On we go. Bingo-loving sisters Shirley and Mary Beth’s admirable friendship after all the years of child raising and marriage suggest that bonds forged in resentment and betrayal are just as powerful at those forged in love. But then there’s the title “Under the I” referring to the women under the neon sign for the bingo hall, “who hold their Craven A’s like daggers,” but to selfishness as well. Is selfishness then to be praised? Or derided?
And what happens when you get everything you wanted? That question is raised in the final story, “The Gospel of Kittany,” when beautiful young Kittany becomes an internet sensation through The Light, a sinister devotional cult dedicated to beauty and superficiality in which the exploited Kittany exploits herself, then exploits her followers in turn. As in other stories in this collection, exploitation is a circle, not a one-way street. Certainly, however, Kittany achieves what the other characters in this collection do not — an extraordinary life; but the plastic ceiling is still there, just more polished to reflect Kittany’s banality, a banality that is oddly heart-breaking.
So, no, Kittany in not likeable. Many of the characters as noted, are not, but I read them with joy nonetheless. Because I, too, resent the constant upkeep of my crappy yard. And I know my fraught relationship with my sisters will outlast anything. And I want my gifts to be appreciated. And I really, really, don’t like people telling me what to do, and never did. But I do love Dina del Bucchia’s complex, compelling, and masterful stories.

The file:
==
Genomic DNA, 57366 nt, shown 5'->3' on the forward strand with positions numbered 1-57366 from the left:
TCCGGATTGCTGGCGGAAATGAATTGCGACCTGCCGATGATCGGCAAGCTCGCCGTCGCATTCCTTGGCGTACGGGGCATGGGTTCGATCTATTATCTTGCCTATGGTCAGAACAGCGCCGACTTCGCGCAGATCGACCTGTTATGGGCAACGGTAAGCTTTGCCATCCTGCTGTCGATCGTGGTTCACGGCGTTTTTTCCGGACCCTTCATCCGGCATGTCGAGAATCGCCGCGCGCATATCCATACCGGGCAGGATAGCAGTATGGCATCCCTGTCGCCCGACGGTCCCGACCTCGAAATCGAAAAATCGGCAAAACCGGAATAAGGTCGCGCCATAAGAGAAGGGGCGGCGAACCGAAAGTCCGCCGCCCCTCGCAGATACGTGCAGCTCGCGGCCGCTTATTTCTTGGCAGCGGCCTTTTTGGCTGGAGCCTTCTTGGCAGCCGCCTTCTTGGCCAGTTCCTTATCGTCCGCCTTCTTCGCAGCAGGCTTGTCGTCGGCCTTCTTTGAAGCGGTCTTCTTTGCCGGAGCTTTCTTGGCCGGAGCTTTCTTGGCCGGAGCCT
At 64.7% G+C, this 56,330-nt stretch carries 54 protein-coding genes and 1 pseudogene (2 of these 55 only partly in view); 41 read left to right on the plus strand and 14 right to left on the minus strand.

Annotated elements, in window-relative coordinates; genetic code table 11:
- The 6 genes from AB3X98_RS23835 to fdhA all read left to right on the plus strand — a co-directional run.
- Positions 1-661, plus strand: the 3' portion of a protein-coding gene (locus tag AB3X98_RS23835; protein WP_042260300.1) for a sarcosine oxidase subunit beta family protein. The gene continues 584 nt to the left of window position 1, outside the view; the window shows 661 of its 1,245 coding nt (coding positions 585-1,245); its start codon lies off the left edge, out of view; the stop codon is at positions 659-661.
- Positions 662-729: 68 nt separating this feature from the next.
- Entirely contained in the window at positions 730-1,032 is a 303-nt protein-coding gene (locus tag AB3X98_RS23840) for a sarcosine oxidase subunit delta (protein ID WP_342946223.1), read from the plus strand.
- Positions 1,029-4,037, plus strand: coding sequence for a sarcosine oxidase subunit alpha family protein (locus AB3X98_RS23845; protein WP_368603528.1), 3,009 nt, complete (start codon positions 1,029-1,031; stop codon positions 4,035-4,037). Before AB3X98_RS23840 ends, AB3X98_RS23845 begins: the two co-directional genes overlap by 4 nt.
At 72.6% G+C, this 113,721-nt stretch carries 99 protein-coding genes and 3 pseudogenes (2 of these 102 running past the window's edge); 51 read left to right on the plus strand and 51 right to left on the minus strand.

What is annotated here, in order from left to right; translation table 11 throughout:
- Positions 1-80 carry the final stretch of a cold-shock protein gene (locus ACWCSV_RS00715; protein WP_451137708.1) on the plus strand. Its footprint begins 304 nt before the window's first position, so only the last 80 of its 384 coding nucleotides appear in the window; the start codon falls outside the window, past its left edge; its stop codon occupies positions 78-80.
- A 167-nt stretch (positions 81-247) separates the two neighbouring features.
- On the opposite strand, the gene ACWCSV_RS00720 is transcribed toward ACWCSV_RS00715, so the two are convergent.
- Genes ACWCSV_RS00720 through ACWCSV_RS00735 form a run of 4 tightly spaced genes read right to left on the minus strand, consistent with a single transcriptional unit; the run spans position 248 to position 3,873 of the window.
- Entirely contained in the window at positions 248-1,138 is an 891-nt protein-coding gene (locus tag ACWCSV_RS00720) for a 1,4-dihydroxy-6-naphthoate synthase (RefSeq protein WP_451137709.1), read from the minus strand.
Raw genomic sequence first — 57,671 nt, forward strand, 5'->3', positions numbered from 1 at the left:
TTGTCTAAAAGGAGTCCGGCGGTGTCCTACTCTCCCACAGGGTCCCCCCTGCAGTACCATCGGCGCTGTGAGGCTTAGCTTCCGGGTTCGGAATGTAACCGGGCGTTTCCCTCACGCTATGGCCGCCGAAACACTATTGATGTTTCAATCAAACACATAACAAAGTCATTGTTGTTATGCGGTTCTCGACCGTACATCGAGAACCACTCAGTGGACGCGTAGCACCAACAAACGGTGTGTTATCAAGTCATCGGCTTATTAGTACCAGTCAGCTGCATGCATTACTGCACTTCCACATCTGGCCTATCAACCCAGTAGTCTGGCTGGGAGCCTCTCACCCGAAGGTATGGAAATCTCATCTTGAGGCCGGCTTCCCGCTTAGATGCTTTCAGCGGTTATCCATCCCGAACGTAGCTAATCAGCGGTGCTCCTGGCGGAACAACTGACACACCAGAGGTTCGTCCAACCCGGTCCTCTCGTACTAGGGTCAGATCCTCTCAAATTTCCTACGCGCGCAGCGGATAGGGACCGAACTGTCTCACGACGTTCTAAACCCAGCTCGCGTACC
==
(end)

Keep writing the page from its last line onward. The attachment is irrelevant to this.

Claire Mulligan is a freelance editor, writing mentor, screenwriter, and creative writing teacher at the University of Victoria and Camosun College. She is the author of The Reckoning of Boston Jim (Brindle and Glass, 2007; Giller Prize & Ethel Wilson award nominee) and The Dark (Doubleday Canada, 2013; Canadian Authors award nominee and The Globe and Mail Top Five Summer Books, 2013). Her multiple award-winning short fiction has appeared in Writers Magazine, The Hourglass, The Tulane Review, Grain, and the Antigonish Review, amongst others. See www. luminousedits.org for more information, or contact Claire Mulligan at email@example.com. Claire now lives in lovely Victoria, B.C.
The Ormsby Review. More Books. More Reviews. More Often.
Editor/Designer/Writer: Richard Mackie
Publisher/Writer: Alan Twigg
The Ormsby Review is a journal service for serious coverage of B.C. books and authors, hosted by Simon Fraser University. The Advisory Board consists of Jean Barman, Robin Fisher, Cole Harris, Wade Davis, Hugh Johnston, Patricia Roy, David Stouck, and Graeme Wynn. Scholarly Patron: SFU Graduate Liberal Studies. Honorary Patron: Yosef Wosk. As of September, 2018, Provincial Government Patron: Creative BC
“Only connect.” – E.M. Forster